Speech at Springfield, June 26, 1857

 


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Lincoln on Supreme Court Decisions

“I do not forget the position assumed by some, that constitutional questions are to be decided by the Supreme Court; nor do I deny that such decisions must be binding, in any case, upon the parties to the suit, as to the objects of that suit, while they are also entitled to very high respect and consideration in all parallel cases, by all other departments of the government. And while it is obviously possible that such decisions may be erroneous in any given case, still the evil effect following it being limited to that particular case, with the chance that it may be overruled, and never become a precedent for other cases, can better be borne than could the evils of a different practice. At the same time the candid citizen must confess that if the policy of the government, upon vital questions affecting the whole people, is to be irrevocably fixed by decisions of the Supreme Court, the instant they are made in ordinary litigation, between parties in personal actions, the people will have ceased to be their own rulers, having to that extent practically resigned their government into the hands of that eminent tribunal.”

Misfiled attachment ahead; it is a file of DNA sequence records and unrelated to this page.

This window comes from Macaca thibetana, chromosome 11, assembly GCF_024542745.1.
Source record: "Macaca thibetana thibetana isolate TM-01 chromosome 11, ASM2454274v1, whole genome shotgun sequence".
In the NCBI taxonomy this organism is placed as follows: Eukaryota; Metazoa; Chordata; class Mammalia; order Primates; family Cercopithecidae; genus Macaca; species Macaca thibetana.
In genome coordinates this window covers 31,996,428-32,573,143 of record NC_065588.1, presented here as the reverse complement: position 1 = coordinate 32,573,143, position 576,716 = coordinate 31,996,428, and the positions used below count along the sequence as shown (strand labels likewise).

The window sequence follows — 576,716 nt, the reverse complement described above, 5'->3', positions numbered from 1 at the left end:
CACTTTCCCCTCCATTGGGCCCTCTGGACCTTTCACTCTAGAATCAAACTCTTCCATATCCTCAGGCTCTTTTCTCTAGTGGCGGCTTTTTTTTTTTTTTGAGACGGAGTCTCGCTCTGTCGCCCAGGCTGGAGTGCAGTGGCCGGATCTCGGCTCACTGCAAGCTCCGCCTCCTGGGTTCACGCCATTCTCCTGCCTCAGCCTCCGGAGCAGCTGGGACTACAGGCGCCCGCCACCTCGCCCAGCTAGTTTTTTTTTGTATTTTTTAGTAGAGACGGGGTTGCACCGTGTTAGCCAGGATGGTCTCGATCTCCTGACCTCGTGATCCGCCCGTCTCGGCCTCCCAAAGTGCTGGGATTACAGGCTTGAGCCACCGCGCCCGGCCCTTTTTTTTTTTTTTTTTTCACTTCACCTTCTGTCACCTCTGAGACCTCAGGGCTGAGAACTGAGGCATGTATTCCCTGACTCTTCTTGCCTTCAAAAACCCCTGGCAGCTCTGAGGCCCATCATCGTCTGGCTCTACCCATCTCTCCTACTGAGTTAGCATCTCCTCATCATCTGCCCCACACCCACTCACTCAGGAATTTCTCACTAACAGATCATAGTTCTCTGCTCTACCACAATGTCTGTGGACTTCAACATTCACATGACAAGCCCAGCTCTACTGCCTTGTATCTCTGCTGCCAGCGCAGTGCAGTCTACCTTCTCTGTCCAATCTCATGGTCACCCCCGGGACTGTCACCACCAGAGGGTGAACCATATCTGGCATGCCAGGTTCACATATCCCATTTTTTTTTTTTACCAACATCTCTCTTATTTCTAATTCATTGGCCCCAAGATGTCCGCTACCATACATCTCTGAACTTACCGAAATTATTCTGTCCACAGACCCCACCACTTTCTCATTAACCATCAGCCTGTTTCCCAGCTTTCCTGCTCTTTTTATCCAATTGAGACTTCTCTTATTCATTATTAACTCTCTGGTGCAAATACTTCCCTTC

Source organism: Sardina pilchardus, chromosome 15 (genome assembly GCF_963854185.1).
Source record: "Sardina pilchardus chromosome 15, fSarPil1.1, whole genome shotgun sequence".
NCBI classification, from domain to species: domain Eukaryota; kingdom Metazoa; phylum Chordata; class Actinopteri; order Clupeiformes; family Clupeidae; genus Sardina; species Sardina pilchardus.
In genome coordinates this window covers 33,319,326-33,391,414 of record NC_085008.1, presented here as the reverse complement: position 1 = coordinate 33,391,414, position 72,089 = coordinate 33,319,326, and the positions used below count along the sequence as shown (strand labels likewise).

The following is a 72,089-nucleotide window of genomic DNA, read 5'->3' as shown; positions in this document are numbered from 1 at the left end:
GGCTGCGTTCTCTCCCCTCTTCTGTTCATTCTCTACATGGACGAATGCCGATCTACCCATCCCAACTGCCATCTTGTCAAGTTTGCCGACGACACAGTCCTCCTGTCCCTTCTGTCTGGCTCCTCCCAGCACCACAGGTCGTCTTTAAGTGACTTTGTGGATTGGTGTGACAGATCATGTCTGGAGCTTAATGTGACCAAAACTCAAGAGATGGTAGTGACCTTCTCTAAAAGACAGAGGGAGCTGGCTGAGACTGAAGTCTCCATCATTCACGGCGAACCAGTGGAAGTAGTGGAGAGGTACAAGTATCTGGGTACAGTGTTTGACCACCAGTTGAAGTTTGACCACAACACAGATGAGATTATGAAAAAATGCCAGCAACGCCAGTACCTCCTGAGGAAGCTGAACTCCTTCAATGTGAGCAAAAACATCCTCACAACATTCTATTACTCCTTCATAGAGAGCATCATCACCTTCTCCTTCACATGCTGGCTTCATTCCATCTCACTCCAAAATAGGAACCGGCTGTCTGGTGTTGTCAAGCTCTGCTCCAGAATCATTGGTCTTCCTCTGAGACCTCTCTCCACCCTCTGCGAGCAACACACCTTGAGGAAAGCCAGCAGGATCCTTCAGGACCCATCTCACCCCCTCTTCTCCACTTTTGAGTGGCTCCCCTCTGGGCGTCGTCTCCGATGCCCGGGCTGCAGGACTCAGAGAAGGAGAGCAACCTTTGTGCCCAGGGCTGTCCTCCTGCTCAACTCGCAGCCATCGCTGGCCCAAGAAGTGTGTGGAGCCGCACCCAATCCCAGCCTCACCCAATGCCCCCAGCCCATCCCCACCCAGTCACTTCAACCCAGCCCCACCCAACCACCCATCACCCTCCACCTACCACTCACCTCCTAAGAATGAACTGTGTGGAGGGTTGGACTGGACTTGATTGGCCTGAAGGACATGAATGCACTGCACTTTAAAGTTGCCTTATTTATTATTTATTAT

First Inaugural Address, March 4, 1861

 


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Lincoln on Transportation Infrastructure

The Transcontinental Railroad Act enacted in 1862 over Lincoln’s signature built the trackage system that connected a nation, reducing the travel time between East and West from months to days. The benefits to commerce and industry, civilization and progress were immediately obtained. Government does have a legitimate role in infrastructure development and maintenance.

 


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Lincoln on the Veterans Administration

“This extraordinary war in which we are engaged falls heavily upon all classes of people, but the most heavily upon the soldier. For it has been said, all that a man hath will he give for his life; and while all contribute of their substance, the soldier puts his life at stake, and often yields it up in his country’s cause. The highest merit, then, is due to the soldier.”

Remarks, Washington, D.C., March 16, 1864

“As God gives us to see the right, let us strive on to finish the work we are in; to bind up the nation’s wounds; to care for him who shall have borne the battle and for his widow, and his orphan – ”

Second Inaugural Address, March 4, 1865

 


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Lincoln on Voter Turnout

“It is the people’s business – the election is in their hands; If they turn their backs to the fire and get scorched in the rear, they’ll find they have got to sit on the blisters.”

Remarks, Washington, D.C., August, 1864

“It is not the qualified voters, but the qualified voters who choose to vote, that constitute the political power of the State.”

Opinion, Washington, D.C., December 31, 1862